The worst-case scenario that I laid out last week came to pass: Curio City got lost in the move. So much for “You should not experience any technical difficulties with your site after the upgrade.”
Curio City Online went offline at midnight on Friday. I didn’t verify that everything was working properly and restart my advertising until Wednesday morning. Today’s blog post started as a day-by-day (almost hour-by-hour, actually) log of my frustration with MochaHost. I had little else to do except rant at my blog and wait. Now that it’s over and my resolve to nuke their offices from orbit is fading, I can abbreviate this entry considerably.
The culprit turned out to be a custom .ini file on my site. I don’t think it should have taken them four days to figure that out. I still have their email from February 2010 stating (in response to an old complaint) “You can create your own php.ini file which you can include in your main xxxxx folder or any folders within your xxxxx. You can specify any necessary settings which you need to alter within this php.ini file.” I won’t take the blame for this file’s existence after they gave us their blessing and it worked fine on the old server. But I’m backing down from savaging their server setup skills.
Sketchy communication made this the worst customer service I’ve experienced in the 54 years that I have stalked this earth. Apparently the techs can only respond by updating the actual trouble ticket, so most of my email inquiries were ignored. The few answers I did get were in a cryptic, staccato style devoid of information. Forty-eight hours into the ordeal they said “Currently the migration is still in process. In a couple of hours it should be done and then your application should be fixed.” A herd of elk could migrate across North America in the time Mocha was moving data from one server to another. Sixty hours after they killed my store they said “Your site is up and running at our end.” Bully for them! The rest of the world only saw an error page, but it was Mission Accomplished as far as they’re concerned. Two more urgent emails got no response at all.
For two of those four days I didn’t even know if anybody was working on my ticket; I still don’t think they did anything at all on Sunday. Not until I used Live Chat on Monday morning did they escalate my complaint for higher-level investigation, and even then I got no feedback all day. A second chat session Tuesday morning brought the reply “Your ticket has already been escalated,” as if that was all I needed to know. I was in the dark, growing more anxious and depressed with every passing hour, for most of those four days. You see, nobody works on Curio City except me, so when something goes horribly awry I have to take it personally.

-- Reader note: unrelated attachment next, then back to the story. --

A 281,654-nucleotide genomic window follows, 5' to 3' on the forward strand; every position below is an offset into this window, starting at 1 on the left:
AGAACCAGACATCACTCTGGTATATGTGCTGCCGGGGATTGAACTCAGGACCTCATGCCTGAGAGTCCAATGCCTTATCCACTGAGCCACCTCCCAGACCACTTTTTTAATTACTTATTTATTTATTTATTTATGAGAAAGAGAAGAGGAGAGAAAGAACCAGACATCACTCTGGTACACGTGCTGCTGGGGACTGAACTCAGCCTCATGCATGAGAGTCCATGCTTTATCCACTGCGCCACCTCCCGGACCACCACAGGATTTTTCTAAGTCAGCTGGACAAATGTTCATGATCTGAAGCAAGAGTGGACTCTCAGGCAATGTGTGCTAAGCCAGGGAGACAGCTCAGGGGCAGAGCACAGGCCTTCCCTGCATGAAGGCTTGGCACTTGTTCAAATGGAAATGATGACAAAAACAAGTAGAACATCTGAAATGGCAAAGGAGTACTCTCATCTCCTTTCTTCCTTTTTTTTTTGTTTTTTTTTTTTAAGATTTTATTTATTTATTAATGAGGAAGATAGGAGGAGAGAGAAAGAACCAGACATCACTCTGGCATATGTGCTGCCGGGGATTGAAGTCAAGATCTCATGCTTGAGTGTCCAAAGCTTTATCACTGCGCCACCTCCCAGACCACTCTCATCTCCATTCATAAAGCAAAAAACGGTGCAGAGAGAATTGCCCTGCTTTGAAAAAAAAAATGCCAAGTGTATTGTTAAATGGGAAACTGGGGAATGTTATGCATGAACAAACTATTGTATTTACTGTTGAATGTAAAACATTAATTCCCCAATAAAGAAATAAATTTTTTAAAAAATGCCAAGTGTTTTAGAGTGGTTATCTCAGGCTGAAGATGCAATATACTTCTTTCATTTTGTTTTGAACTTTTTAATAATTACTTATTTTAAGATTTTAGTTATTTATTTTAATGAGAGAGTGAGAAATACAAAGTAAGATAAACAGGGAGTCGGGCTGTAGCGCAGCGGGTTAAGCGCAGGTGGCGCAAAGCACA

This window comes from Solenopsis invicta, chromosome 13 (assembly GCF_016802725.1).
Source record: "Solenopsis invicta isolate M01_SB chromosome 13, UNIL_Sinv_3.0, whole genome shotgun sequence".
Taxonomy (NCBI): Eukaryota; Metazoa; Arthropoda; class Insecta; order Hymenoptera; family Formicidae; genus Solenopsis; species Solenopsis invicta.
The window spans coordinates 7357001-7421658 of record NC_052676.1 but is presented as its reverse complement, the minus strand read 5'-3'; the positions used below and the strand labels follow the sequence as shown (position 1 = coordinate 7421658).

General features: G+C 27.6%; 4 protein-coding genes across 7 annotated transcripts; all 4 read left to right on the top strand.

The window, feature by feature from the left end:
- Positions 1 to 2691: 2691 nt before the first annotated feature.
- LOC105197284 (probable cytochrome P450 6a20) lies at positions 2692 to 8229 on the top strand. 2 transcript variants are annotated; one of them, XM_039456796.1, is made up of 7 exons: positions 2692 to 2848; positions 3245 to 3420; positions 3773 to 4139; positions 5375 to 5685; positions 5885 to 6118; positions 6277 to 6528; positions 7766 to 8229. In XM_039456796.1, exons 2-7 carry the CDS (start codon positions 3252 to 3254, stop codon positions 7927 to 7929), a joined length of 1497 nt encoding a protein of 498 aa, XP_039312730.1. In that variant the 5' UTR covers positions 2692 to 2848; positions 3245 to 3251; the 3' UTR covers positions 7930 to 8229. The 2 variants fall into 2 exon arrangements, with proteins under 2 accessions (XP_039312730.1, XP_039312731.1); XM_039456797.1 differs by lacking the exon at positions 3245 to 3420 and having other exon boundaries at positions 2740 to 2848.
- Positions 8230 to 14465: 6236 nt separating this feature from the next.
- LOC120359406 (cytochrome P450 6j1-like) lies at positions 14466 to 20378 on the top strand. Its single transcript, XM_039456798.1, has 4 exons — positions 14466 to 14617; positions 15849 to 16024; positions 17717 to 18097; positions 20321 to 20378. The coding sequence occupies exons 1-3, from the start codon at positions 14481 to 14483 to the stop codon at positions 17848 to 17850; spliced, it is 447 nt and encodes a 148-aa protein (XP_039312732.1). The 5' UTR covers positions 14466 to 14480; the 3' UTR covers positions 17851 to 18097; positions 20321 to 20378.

The consequences of being offline for four days are surprisingly light. I can only speculate about sales I missed, of course. I only did $210 worth of business on the corresponding days LY. I saved roughly $70 on ads I didn’t run and I didn’t generate $42 worth of payroll (which is nice for Curio City but less nice for me). Having no pending deposits was frightening. But three people somehow managed to place orders on Tuesday despite my store winking in and out of existence all day. Wednesday was better than average. Yesterday was a shutout and I’ve had no sales yet today either. Now I’m nervous again even though everything looks normal; one small sale this afternoon would put me at ease. I had originally deemed this the worst disaster to befall Curio City in its 5.5-year life. Yet unless something unknown is causing my current drought I should easily make my plan this week. All of that drama adds up to a minor blip that won’t even register, statistically.
On Tuesday I was desperate to move to a new web host ASAP. But I’m getting cold feet now that Mocha’s stable again. Moving is perilous. A new IP address would destroy my site’s search engine rankings, for starters (if the Mocha move didn’t already do that). It would require more downtime for at least part of a day. And one never knows what one is getting into until the first time one actually needs support from the new host. The host that I’m courting has a free transfer service and gets stellar reviews for support, so I’ll likely engage their services to test their expertise (while avoiding paying my developer to do it). After the ordeal of getting Curio City back up on Mocha, I’m inclined to leave it alone until we go on vacation in July.
BTW, this is my 250th post. There are 249 others like it, but this one is unique.
Welcome to Curious Business
Every Friday, I post a small insight into running Curio City and/or Blue Hills Editorial Services. My most recent posts are directly below. You can also start with the first post, or use the subject labels to the right to home in on particular topics. Feel free to comment on anything that interests you.